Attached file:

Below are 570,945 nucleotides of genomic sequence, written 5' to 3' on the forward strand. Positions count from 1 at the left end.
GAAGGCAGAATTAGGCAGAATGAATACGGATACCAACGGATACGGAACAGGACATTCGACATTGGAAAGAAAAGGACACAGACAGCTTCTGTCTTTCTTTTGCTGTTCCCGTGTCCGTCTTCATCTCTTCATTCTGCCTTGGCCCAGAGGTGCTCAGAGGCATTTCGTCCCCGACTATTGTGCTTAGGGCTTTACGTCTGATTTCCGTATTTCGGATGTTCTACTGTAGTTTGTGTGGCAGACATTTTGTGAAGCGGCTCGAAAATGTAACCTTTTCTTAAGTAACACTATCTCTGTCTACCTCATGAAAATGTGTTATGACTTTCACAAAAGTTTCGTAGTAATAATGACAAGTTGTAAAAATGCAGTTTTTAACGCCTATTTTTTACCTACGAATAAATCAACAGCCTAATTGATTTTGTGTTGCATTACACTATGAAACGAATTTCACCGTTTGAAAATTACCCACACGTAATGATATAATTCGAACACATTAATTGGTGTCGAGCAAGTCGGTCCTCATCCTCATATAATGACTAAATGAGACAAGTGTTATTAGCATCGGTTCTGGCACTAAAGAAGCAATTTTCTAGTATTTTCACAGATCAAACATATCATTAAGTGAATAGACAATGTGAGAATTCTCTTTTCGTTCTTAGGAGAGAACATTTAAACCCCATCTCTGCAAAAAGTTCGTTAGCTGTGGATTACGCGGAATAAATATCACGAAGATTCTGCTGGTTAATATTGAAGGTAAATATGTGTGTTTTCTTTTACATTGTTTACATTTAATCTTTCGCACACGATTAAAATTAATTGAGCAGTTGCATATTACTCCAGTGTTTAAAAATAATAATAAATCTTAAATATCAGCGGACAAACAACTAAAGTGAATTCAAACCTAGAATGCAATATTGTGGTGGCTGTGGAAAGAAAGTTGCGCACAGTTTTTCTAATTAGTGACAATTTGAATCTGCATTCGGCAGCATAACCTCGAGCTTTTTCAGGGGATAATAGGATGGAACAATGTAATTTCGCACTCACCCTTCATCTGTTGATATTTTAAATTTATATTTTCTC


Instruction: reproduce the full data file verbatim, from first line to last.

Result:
Below are 570,945 nucleotides of genomic sequence, written 5' to 3' on the forward strand. Positions count from 1 at the left end.
GAAGGCAGAATTAGGCAGAATGAATACGGATACCAACGGATACGGAACAGGACATTCGACATTGGAAAGAAAAGGACACAGACAGCTTCTGTCTTTCTTTTGCTGTTCCCGTGTCCGTCTTCATCTCTTCATTCTGCCTTGGCCCAGAGGTGCTCAGAGGCATTTCGTCCCCGACTATTGTGCTTAGGGCTTTACGTCTGATTTCCGTATTTCGGATGTTCTACTGTAGTTTGTGTGGCAGACATTTTGTGAAGCGGCTCGAAAATGTAACCTTTTCTTAAGTAACACTATCTCTGTCTACCTCATGAAAATGTGTTATGACTTTCACAAAAGTTTCGTAGTAATAATGACAAGTTGTAAAAATGCAGTTTTTAACGCCTATTTTTTACCTACGAATAAATCAACAGCCTAATTGATTTTGTGTTGCATTACACTATGAAACGAATTTCACCGTTTGAAAATTACCCACACGTAATGATATAATTCGAACACATTAATTGGTGTCGAGCAAGTCGGTCCTCATCCTCATATAATGACTAAATGAGACAAGTGTTATTAGCATCGGTTCTGGCACTAAAGAAGCAATTTTCTAGTATTTTCACAGATCAAACATATCATTAAGTGAATAGACAATGTGAGAATTCTCTTTTCGTTCTTAGGAGAGAACATTTAAACCCCATCTCTGCAAAAAGTTCGTTAGCTGTGGATTACGCGGAATAAATATCACGAAGATTCTGCTGGTTAATATTGAAGGTAAATATGTGTGTTTTCTTTTACATTGTTTACATTTAATCTTTCGCACACGATTAAAATTAATTGAGCAGTTGCATATTACTCCAGTGTTTAAAAATAATAATAAATCTTAAATATCAGCGGACAAACAACTAAAGTGAATTCAAACCTAGAATGCAATATTGTGGTGGCTGTGGAAAGAAAGTTGCGCACAGTTTTTCTAATTAGTGACAATTTGAATCTGCATTCGGCAGCATAACCTCGAGCTTTTTCAGGGGATAATAGGATGGAACAATGTAATTTCGCACTCACCCTTCATCTGTTGATATTTTAAATTTATATTTTCTC